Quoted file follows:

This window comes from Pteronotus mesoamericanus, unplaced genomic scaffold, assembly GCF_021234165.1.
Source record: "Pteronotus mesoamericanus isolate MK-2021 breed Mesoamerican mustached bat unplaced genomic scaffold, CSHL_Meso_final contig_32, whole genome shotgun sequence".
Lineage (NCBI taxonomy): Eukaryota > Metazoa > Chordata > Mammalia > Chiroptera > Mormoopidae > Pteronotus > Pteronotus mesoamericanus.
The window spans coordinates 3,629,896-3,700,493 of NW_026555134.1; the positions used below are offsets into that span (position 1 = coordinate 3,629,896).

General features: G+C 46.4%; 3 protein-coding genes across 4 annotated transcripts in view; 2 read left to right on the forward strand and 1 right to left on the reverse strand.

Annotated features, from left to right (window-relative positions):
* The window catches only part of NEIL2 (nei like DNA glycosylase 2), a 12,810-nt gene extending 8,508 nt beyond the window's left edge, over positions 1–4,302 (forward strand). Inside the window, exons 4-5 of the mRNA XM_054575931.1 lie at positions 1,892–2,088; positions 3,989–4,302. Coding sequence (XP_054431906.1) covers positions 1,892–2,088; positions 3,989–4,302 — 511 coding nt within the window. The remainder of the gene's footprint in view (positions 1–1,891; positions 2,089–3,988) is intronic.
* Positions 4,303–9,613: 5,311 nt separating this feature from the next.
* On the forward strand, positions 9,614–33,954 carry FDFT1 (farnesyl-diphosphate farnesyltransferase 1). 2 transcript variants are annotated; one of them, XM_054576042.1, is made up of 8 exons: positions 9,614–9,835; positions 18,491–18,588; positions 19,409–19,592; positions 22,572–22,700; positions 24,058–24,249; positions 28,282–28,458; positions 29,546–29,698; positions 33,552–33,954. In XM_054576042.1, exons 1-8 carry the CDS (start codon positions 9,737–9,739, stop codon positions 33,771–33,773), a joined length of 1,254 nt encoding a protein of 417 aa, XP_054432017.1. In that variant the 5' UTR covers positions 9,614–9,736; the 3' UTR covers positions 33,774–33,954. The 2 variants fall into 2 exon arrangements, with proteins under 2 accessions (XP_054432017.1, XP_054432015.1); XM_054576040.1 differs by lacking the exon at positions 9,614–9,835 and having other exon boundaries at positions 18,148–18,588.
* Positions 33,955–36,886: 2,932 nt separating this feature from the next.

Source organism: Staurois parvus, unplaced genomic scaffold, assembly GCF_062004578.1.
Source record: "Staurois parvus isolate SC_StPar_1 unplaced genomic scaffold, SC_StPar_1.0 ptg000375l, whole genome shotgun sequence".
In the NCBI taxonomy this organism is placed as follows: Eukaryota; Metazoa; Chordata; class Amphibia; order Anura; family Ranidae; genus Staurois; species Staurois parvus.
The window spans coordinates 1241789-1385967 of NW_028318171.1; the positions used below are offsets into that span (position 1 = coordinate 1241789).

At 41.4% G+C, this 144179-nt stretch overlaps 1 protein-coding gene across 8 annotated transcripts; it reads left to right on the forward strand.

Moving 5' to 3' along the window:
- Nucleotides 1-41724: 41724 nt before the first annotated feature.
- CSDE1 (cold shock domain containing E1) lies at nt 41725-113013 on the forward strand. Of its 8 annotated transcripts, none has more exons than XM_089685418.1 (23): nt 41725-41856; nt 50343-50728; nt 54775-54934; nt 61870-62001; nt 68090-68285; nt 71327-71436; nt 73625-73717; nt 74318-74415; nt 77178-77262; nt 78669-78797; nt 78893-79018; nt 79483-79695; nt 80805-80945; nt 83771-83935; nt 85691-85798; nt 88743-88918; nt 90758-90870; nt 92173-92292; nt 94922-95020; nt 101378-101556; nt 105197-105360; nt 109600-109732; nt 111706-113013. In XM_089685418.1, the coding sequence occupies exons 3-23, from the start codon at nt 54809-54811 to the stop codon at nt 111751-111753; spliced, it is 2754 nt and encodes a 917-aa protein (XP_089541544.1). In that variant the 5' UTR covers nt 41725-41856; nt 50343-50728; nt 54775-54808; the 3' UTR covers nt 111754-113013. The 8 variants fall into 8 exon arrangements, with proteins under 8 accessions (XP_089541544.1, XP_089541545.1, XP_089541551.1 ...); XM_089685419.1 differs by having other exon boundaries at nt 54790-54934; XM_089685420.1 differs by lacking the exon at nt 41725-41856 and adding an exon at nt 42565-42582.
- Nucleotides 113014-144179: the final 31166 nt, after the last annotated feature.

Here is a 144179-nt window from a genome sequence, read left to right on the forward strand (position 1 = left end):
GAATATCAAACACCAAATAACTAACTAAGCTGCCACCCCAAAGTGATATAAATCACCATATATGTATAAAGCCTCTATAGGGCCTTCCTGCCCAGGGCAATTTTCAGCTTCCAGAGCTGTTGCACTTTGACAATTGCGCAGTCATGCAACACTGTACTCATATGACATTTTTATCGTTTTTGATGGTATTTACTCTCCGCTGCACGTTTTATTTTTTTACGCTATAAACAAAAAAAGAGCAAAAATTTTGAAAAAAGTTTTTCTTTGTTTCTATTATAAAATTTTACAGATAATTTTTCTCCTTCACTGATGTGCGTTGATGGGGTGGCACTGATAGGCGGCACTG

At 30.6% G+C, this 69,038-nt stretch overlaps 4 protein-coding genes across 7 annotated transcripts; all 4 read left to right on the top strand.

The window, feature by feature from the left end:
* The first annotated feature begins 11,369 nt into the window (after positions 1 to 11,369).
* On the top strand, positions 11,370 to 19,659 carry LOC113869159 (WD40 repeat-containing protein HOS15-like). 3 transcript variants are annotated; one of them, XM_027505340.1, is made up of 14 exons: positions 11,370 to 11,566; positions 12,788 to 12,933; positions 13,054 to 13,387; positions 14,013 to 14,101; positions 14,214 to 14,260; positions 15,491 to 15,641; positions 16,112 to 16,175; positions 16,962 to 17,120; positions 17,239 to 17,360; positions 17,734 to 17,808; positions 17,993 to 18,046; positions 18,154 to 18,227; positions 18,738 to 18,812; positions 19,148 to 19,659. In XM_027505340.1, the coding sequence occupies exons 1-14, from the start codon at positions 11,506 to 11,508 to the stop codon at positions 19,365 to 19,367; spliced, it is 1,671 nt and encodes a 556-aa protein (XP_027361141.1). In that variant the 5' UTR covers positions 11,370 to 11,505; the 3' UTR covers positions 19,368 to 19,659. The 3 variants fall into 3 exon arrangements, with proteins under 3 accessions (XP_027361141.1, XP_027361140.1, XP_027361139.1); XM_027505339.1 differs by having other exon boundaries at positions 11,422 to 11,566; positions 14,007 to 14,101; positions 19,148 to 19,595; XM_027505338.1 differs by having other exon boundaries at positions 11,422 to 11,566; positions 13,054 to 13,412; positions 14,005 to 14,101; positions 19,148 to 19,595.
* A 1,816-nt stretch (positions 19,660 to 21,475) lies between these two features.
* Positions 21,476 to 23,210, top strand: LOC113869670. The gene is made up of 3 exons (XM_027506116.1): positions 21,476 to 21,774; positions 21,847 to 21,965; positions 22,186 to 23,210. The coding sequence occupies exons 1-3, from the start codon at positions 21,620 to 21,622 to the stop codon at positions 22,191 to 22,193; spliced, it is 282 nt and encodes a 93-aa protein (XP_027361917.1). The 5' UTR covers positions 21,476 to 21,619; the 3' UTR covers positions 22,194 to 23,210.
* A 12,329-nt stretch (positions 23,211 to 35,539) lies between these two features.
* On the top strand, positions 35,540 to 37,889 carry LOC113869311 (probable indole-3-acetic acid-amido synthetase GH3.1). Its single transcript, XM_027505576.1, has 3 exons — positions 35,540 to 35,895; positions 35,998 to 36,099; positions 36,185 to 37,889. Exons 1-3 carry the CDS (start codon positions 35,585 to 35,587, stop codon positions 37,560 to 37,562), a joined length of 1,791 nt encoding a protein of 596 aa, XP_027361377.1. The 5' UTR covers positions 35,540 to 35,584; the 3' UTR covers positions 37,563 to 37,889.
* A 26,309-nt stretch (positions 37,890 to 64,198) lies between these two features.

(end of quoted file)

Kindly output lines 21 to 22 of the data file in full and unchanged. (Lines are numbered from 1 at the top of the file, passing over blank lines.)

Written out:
GAATATCAAACACCAAATAACTAACTAAGCTGCCACCCCAAAGTGATATAAATCACCATATATGTATAAAGCCTCTATAGGGCCTTCCTGCCCAGGGCAATTTTCAGCTTCCAGAGCTGTTGCACTTTGACAATTGCGCAGTCATGCAACACTGTACTCATATGACATTTTTATCGTTTTTGATGGTATTTACTCTCCGCTGCACGTTTTATTTTTTTACGCTATAAACAAAAAAAGAGCAAAAATTTTGAAAAAAGTTTTTCTTTGTTTCTATTATAAAATTTTACAGATAATTTTTCTCCTTCACTGATGTGCGTTGATGGGGTGGCACTGATAGGCGGCACTG

At 30.6% G+C, this 69,038-nt stretch overlaps 4 protein-coding genes across 7 annotated transcripts; all 4 read left to right on the top strand.